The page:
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Pediatric Occupational Therapy

Questions? Give us a call anytime at 708-478-1820 or schedule a free screening below.

What do OT’s do?

  • OT’s are trained at identifying barriers that restrict a child’s success or independence in completing everyday “occupations”
  • What is a child’s “occupation”? With OT, kids CAN
    • Play independently 
    • Be successful in school
    • Easily adapt to change and problem solve
    • Complete self-care tasks
    • Effectively communicate to maintain great relationships with family and friends (social skill example- we can change this if necessary)
    • Learn beneficial behavioral skills, such as accountability, empathy, concentration, and self-esteem

Why would my child need OT?

Fine motor skills - precise hand movements

Tasks that might be difficult:

  • Holding pencil/crayon
  • Manipulating toys/small objects
  • Clothing fasteners 

Bilateral Coordination - using both hands or arms together to complete tasks

Tasks that might be difficult:

  • Jumping jacks
  • Throwing/catching a ball
  • Pull/push toys
  • Crafting (cutting, glueing, etc…)

Visual-Motor Skills - hand-eye coordination 

Tasks that might be difficult:

  • Handwriting (letters/numbers)
  • Drawing/coloring
  • Cutting
  • Ball skills

Visual Perceptual Skills - the ability of the brain to understand what the eye is seeing

Tasks that might be difficult:

  • Reading
  • Puzzles
  • Reversing letters/numbers
  • Visual scanning (example instead that doesn’t use the medical term)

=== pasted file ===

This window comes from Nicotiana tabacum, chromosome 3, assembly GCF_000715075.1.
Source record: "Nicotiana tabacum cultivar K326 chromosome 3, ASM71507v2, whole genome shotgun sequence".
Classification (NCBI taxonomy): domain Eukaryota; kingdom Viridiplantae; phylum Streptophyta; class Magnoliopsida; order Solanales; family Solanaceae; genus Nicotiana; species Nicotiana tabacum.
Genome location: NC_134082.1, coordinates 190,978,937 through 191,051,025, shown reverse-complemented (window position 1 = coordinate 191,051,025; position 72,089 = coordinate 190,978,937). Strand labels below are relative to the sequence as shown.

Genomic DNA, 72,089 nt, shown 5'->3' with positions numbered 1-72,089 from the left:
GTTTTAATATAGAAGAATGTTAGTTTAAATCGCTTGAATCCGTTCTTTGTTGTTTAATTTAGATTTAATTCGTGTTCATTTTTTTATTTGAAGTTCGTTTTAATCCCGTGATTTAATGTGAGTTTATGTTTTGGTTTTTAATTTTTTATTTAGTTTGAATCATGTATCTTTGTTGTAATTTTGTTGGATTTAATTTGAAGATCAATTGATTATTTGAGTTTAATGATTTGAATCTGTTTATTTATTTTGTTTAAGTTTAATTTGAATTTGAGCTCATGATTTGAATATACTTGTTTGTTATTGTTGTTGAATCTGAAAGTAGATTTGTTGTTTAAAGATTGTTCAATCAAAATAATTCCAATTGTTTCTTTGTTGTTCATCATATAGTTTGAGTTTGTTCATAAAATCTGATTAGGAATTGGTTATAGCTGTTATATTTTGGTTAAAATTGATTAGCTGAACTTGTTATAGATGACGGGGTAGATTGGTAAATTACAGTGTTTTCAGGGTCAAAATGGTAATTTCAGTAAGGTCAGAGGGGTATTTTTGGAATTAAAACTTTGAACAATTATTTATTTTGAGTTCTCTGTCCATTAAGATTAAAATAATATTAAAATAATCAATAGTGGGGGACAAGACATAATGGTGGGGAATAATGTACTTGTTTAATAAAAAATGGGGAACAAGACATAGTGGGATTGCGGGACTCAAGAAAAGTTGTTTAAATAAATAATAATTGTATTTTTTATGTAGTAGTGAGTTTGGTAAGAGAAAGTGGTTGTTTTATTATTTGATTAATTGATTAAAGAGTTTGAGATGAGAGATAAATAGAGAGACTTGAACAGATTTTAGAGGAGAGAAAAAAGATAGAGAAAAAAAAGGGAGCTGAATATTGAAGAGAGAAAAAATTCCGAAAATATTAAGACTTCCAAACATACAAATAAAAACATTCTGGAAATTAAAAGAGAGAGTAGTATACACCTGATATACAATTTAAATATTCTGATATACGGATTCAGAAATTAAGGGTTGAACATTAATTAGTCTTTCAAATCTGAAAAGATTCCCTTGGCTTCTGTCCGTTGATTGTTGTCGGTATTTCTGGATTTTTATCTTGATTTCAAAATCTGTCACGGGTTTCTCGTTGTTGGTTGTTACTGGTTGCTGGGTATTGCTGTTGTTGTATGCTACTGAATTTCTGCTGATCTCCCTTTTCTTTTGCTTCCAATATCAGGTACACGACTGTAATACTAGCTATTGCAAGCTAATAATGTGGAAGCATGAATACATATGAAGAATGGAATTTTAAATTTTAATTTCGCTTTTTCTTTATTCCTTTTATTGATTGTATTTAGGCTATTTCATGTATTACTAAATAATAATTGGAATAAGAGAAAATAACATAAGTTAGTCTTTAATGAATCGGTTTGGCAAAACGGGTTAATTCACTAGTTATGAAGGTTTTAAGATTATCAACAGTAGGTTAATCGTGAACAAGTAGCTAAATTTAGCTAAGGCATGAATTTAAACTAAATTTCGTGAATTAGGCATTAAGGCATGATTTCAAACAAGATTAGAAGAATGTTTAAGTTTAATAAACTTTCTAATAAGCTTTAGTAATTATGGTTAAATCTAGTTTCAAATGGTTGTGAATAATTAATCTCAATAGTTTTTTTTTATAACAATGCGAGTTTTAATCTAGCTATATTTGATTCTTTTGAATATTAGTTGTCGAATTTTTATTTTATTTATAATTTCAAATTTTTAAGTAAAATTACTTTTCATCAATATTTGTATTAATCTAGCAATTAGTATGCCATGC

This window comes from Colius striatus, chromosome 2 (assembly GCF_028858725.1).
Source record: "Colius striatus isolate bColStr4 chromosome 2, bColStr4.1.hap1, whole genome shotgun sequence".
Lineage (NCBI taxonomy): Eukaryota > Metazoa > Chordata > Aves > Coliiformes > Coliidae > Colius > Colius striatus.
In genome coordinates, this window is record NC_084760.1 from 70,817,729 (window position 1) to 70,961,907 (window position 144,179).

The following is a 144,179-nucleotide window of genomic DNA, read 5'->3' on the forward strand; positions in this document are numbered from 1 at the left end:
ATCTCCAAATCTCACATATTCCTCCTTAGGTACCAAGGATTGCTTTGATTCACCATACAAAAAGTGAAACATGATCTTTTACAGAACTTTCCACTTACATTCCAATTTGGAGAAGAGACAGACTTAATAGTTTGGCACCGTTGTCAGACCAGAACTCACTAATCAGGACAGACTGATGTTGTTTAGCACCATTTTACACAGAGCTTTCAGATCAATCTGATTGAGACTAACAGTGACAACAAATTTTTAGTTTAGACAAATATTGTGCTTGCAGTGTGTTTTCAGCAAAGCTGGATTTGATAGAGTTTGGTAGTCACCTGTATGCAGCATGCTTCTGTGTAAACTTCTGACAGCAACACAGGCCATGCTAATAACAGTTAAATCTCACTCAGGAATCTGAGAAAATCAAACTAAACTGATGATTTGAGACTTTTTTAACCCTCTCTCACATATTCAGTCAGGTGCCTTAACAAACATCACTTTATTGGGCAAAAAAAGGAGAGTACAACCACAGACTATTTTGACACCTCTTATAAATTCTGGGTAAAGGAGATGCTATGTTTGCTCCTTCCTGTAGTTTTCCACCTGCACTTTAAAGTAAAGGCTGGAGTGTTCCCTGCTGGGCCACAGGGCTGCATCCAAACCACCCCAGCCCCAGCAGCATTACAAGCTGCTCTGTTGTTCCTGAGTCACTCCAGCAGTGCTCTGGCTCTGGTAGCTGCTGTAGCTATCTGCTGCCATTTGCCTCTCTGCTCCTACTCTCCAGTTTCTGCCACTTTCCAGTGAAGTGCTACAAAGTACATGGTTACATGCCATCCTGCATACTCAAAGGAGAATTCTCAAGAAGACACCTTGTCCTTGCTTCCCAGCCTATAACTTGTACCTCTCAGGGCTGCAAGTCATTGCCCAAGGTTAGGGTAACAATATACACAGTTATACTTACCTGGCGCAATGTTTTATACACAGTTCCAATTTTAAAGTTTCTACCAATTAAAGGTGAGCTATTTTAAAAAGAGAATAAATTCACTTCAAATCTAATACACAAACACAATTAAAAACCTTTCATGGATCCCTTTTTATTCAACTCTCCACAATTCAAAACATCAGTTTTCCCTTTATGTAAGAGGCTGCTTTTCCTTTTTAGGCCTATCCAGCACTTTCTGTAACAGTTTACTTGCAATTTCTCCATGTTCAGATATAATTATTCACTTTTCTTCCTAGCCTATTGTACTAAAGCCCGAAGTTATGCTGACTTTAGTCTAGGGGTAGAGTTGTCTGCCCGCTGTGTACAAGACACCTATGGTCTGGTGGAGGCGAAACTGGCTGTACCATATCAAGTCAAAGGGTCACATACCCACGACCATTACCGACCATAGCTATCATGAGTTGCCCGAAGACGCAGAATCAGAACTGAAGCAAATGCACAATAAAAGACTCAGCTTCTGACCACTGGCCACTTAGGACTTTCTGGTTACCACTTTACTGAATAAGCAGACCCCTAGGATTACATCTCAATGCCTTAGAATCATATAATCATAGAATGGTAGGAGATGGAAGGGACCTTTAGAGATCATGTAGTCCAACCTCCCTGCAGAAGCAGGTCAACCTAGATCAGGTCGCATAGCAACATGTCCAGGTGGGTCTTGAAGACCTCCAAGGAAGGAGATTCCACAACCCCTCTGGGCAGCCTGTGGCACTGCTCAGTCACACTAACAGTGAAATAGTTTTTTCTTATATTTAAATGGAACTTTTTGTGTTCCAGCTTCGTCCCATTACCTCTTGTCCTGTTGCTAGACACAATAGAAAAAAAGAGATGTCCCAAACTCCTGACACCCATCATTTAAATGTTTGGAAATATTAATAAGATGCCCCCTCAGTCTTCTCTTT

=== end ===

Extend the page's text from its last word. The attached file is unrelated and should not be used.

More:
• Sorting

Self Care - activities of daily living

Tasks that might be difficult:

  • Dressing
  • Eating 
  • Bathroom hygiene
  • Chores
  • Planning
  • Decision making

Sensory Processing - ability to receive and respond to aspects of our environment

Tasks that might be difficult:

  • Sensitivities to:
    • Sights
    • Sounds
    • Movement
    • Taste
    • Touch 
    • Smell

Strength 

Tasks that might be difficult:

  • Core Strength
    • Sitting still or sitting without support
    • Climbing/running/jumping
    • Balance
    • Frequent falls
  • Arm/Hand Strength
    • Turning doorknobs
    • Opening containers
    • Holding a pencil
    • Carrying multiple objects
    • Maintaining hold on objects

Range of Motion - the amount of movement a joint or body part has

Tasks that might be difficult:

  • Limited movement in hands/arms, head, legs, or other body parts
  • Difficulty straightening limbs 

Emotional Regulation - the ability to control one’s own emotional state

Tasks that might be difficult:

  • Managing fear/anxiety
  • Understanding emotions
  • Frequent Outbursts
  • Calming down

Social Skills - interaction and communication skills

Tasks that might be difficult:

  • Interacting with others (peers, siblings)
  • Following routines (school/home)
  • Handling change/transitions
  • Paying attention  

Great Feedback from Great Families

BDI Playhouse has exceptional therapists... my son was evaluated at BDI and received Occupational Therapy - and loved his therapist at BDI! I cannot say enough about the entire staff. Qualified, caring, exceptional people."

Getting Started With Occupational Therapy

Still not sure? Learn more about whether your child needs therapy here